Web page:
Editors' ChoiceAutoimmunity

Interfering with Inflammation

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Science Signaling  20 May 2008:
Vol. 1, Issue 20, pp. ec183
DOI: 10.1126/stke.120ec183

Multiple sclerosis (MS) is an inflammatory autoimmune disease of the central nervous system (CNS), which causes demyelination of axons. Experimental autoimmune encephalomyelitis (EAE) is a mouse model of MS that is induced by immunizing mice with myelin oligodendrocyte glycoprotein (MOG). The best-known treatment for MS is the type I interferon (IFN), IFN-β; however, its mechanism of action is unclear. Prinz et al. found that the abundance of IFN-β was increased in the CNS of MOG-treated mice compared with untreated mice, as measured by enzyme-linked immunosorbent assays, suggesting that local, but not systemic, IFN-β abundance is important in this disease. Treatment of mice deficient in the type I IFN receptor (Ifnar–/– mice) with MOG resulted in worse disease and increased mortality compared with MOG-treated wild-type mice. Histological examination revealed that MOG-treated Ifnar–/– mice had more infiltrating myeloid cells, which included macrophages and microglia, in their spinal cords than did MOG-treated wild-type mice. The authors bred strains of mice that were Ifnar-deficient in specific cell types and exposed them to MOG. Whereas deletion of Ifnar in CD4+ T cells, B cells, astrocytes, or oligodendrocytes had little or no effect on disease outcome, deletion of Ifnar in myeloid cells led to exacerbated disease and increased mortality compared with that in wild-type mice. This was associated with the increased uptake of degraded myelin protein by Ifnar-deficient myeloid cells and the increased abundance of the proinflammatory cytokine tumor necrosis factor-α and the chemokine CCL2, which recruits myeloid cells. As Axtell and Steinman discuss, this study suggests that IFN-β acts on myeloid cells in the CNS to suppress inflammation and the processing of antigenic peptides, which would otherwise exacerbate disease by activating infiltrating T cells and causing further inflammation.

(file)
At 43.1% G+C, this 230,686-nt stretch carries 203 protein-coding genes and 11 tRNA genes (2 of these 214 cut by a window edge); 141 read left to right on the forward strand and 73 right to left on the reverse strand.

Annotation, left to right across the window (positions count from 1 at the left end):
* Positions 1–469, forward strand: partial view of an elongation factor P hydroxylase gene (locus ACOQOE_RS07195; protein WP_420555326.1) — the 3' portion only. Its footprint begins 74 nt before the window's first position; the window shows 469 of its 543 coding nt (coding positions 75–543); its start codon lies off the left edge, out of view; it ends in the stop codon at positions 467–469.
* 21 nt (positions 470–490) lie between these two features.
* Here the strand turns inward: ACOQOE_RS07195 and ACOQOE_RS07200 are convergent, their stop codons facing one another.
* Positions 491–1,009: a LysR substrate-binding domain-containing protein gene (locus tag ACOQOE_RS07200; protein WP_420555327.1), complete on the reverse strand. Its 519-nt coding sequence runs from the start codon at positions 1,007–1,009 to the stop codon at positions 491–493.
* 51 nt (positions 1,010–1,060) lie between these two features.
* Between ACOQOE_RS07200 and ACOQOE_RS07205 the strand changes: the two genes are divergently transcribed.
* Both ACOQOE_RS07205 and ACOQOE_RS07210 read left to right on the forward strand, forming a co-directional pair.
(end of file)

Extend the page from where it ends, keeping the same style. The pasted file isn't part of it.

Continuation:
M. Prinz, H. Schmidt, A. Mildner, K.-P. Knobeloch, U.-K. Hanisch, J. Raasch, D. Merkler, C. Detje, I. Gutcher, J. Mages, R. Lang, R. Martin, R. Gold, B. Becher, W. Brück, U. Kalinke, Distinct and nonredundant in vivo functions of IFNAR on myeloid cells limit autoimmunity in the central nervous system. Immunity 28, 675-686 (2008). [PubMed]

R. C. Axtell, L. Steinman, Type 1 interferons cool the inflamed brain. Immunity 28, 600-602 (2008). [PubMed]

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